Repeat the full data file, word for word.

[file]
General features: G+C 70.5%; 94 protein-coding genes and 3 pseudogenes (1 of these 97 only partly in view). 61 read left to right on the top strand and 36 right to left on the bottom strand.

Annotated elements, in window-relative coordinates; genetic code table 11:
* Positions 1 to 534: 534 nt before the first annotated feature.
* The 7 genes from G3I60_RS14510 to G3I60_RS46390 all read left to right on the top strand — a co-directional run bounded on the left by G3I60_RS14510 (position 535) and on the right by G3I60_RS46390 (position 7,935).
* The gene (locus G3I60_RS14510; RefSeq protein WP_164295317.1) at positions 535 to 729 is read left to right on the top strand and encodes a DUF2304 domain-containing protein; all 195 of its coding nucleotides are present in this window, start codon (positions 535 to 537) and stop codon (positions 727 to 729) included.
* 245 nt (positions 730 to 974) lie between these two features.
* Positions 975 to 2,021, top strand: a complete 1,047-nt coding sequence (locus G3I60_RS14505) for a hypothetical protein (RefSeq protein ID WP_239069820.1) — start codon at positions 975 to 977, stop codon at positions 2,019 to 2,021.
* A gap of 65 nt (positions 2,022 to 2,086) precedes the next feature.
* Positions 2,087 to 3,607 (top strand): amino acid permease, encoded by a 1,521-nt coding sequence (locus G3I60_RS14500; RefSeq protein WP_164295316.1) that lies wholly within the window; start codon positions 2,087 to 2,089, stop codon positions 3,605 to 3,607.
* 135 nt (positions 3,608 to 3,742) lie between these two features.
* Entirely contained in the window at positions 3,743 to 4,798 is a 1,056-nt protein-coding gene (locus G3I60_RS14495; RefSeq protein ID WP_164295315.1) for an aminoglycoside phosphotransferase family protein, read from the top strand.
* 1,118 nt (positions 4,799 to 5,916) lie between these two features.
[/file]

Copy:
General features: G+C 70.5%; 94 protein-coding genes and 3 pseudogenes (1 of these 97 only partly in view). 61 read left to right on the top strand and 36 right to left on the bottom strand.

Annotated elements, in window-relative coordinates; genetic code table 11:
* Positions 1 to 534: 534 nt before the first annotated feature.
* The 7 genes from G3I60_RS14510 to G3I60_RS46390 all read left to right on the top strand — a co-directional run bounded on the left by G3I60_RS14510 (position 535) and on the right by G3I60_RS46390 (position 7,935).
* The gene (locus G3I60_RS14510; RefSeq protein WP_164295317.1) at positions 535 to 729 is read left to right on the top strand and encodes a DUF2304 domain-containing protein; all 195 of its coding nucleotides are present in this window, start codon (positions 535 to 537) and stop codon (positions 727 to 729) included.
* 245 nt (positions 730 to 974) lie between these two features.
* Positions 975 to 2,021, top strand: a complete 1,047-nt coding sequence (locus G3I60_RS14505) for a hypothetical protein (RefSeq protein ID WP_239069820.1) — start codon at positions 975 to 977, stop codon at positions 2,019 to 2,021.
* A gap of 65 nt (positions 2,022 to 2,086) precedes the next feature.
* Positions 2,087 to 3,607 (top strand): amino acid permease, encoded by a 1,521-nt coding sequence (locus G3I60_RS14500; RefSeq protein WP_164295316.1) that lies wholly within the window; start codon positions 2,087 to 2,089, stop codon positions 3,605 to 3,607.
* 135 nt (positions 3,608 to 3,742) lie between these two features.
* Entirely contained in the window at positions 3,743 to 4,798 is a 1,056-nt protein-coding gene (locus G3I60_RS14495; RefSeq protein ID WP_164295315.1) for an aminoglycoside phosphotransferase family protein, read from the top strand.
* 1,118 nt (positions 4,799 to 5,916) lie between these two features.